TRIGONOMETRY

Areas of focus:

One revolution is 360o, and is also 2 radians. Thus, due to linear proportionality of the two scales, the conversion from x degrees to y radians is:

One radian is equal to 3.14159..., and is normally approximated by 3.14. The following table gives equivalent angles in degrees, radians, and revolutions.

 Degrees Radians Revolutions 0o 0 0 30o 45o 60o 90o 180o 270o 360o 1

The trigonometric functions are named sine, cosine, tangent, cotangent, secant, and cosecant. A trigonometric function has one argument that is an angle and will be denoted "". In writing the trigonometric functions one uses the abbreviated forms: , , , , , and , respectively. Also, sometimes these are written as , , , , , and , respectively.

The value of each trigonometric function for an acute angle (<90o) can be directly related to the sides of a right triangle. Consider the angle in the following figure. The values of the trigonometric functions for this angle are given as:

Note: the exponents of trigonometric functions follow a special rule. If the exponent "n" is positive, then one writes in place of . For example,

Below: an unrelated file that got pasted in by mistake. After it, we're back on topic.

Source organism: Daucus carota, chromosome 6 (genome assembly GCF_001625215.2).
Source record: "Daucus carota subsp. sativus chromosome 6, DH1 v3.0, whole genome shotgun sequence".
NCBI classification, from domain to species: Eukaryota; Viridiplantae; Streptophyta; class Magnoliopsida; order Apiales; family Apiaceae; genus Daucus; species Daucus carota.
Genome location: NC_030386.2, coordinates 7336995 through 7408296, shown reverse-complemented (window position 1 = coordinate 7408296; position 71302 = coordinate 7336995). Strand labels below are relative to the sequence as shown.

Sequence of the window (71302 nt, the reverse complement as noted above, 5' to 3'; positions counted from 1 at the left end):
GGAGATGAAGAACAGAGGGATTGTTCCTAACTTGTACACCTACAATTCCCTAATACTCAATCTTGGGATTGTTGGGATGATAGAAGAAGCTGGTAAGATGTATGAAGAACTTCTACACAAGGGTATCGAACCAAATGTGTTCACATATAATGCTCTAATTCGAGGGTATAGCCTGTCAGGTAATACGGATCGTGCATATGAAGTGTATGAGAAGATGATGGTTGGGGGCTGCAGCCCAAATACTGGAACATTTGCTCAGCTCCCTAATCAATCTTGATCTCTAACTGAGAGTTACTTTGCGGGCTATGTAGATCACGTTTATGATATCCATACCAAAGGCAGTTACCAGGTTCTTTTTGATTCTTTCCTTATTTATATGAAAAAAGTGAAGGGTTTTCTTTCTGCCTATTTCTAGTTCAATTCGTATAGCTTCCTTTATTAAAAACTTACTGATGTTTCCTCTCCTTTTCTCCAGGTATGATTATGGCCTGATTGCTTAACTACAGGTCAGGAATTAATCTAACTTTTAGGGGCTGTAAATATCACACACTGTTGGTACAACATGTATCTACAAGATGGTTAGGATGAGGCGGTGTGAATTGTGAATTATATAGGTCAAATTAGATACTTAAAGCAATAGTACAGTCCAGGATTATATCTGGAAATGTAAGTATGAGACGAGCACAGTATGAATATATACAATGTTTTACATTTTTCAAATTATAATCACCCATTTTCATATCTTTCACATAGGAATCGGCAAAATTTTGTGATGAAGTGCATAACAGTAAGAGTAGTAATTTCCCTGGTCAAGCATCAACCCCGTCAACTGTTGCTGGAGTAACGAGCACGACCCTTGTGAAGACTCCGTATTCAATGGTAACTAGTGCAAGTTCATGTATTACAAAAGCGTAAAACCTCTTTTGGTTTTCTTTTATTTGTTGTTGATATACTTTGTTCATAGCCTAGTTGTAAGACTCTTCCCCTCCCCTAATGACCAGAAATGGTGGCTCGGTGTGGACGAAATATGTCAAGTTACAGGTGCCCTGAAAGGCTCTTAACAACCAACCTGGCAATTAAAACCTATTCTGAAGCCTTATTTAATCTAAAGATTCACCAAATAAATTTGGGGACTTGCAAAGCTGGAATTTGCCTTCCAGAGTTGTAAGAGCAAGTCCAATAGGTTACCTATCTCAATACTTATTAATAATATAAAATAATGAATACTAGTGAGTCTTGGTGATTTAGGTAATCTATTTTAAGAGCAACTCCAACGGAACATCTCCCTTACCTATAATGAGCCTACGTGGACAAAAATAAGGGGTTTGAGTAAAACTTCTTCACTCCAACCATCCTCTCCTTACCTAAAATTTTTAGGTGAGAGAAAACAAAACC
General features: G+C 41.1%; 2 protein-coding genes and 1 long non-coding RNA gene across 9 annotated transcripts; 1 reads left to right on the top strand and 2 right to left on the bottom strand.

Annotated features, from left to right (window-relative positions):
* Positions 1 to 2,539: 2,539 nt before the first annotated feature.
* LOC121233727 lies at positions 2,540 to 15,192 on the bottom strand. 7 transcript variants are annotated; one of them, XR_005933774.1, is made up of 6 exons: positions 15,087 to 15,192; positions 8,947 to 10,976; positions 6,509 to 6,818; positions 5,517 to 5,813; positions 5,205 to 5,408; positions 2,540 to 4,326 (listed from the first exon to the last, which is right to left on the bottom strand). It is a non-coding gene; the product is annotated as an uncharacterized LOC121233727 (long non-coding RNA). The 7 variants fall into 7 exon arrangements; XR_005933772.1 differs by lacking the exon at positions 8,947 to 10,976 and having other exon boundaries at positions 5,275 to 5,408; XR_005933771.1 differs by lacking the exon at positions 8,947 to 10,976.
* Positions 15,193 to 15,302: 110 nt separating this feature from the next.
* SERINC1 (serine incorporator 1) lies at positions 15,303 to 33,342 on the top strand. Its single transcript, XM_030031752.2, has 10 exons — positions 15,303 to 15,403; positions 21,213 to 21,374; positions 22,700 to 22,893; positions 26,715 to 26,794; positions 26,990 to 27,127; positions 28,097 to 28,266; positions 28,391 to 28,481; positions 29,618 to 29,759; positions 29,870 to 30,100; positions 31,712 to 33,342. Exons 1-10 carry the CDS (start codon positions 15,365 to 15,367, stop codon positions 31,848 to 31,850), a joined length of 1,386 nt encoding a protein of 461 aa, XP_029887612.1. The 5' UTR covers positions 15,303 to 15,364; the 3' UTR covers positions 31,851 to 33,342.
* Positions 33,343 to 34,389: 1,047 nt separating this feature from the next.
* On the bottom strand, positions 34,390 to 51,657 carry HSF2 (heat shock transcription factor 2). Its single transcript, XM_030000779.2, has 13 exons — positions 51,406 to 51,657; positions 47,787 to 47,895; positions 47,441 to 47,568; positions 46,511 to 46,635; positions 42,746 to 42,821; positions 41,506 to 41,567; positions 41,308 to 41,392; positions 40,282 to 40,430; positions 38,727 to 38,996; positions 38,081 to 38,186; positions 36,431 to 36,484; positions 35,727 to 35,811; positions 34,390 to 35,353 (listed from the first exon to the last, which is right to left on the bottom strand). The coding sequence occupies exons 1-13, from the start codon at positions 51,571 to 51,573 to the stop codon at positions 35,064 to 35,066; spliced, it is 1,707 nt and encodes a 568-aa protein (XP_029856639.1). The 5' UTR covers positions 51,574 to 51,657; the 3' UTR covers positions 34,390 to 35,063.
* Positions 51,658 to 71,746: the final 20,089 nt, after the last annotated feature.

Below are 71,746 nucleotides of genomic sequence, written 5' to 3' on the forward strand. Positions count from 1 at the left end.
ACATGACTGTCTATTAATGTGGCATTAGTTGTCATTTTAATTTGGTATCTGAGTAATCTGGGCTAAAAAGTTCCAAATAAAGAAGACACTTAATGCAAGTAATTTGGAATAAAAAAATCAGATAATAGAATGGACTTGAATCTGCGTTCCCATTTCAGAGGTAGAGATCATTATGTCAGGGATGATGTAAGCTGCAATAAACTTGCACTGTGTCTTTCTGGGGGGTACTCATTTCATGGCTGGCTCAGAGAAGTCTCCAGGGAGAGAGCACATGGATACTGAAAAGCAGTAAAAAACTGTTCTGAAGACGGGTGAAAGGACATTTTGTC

The same rule does not apply to negative exponents since the exponent "-1" is reserved for the inverse trigonometric function.

Functions of Complementary Angles:

In this figure, and are complementary angles, meaning . Examination of the basic relation between the trigonometric functions and the sides of the triangle reveal the following relations between the complementary angles and.

Since , we can also write:

Pythagorean Theorem:

The Pythagorean theorem states that for a right triangle, as shown, there exists a relation between the length of the sides given be

a2 + b2 = c2

There are also Pythagorean triples for (a,b,c), such as (3,4,5), (5,12,13) and (7,24,25) sided triangles, and all constant multiples of these triplets (e.g., (6,8,10)).

Fundamental Relations Among Trigonometric Functions:

From the Pythagorean Theorem of plane geometry we know that x2 + y2 = r2. This can be used to derive a basic relation between the sine and cosine functions.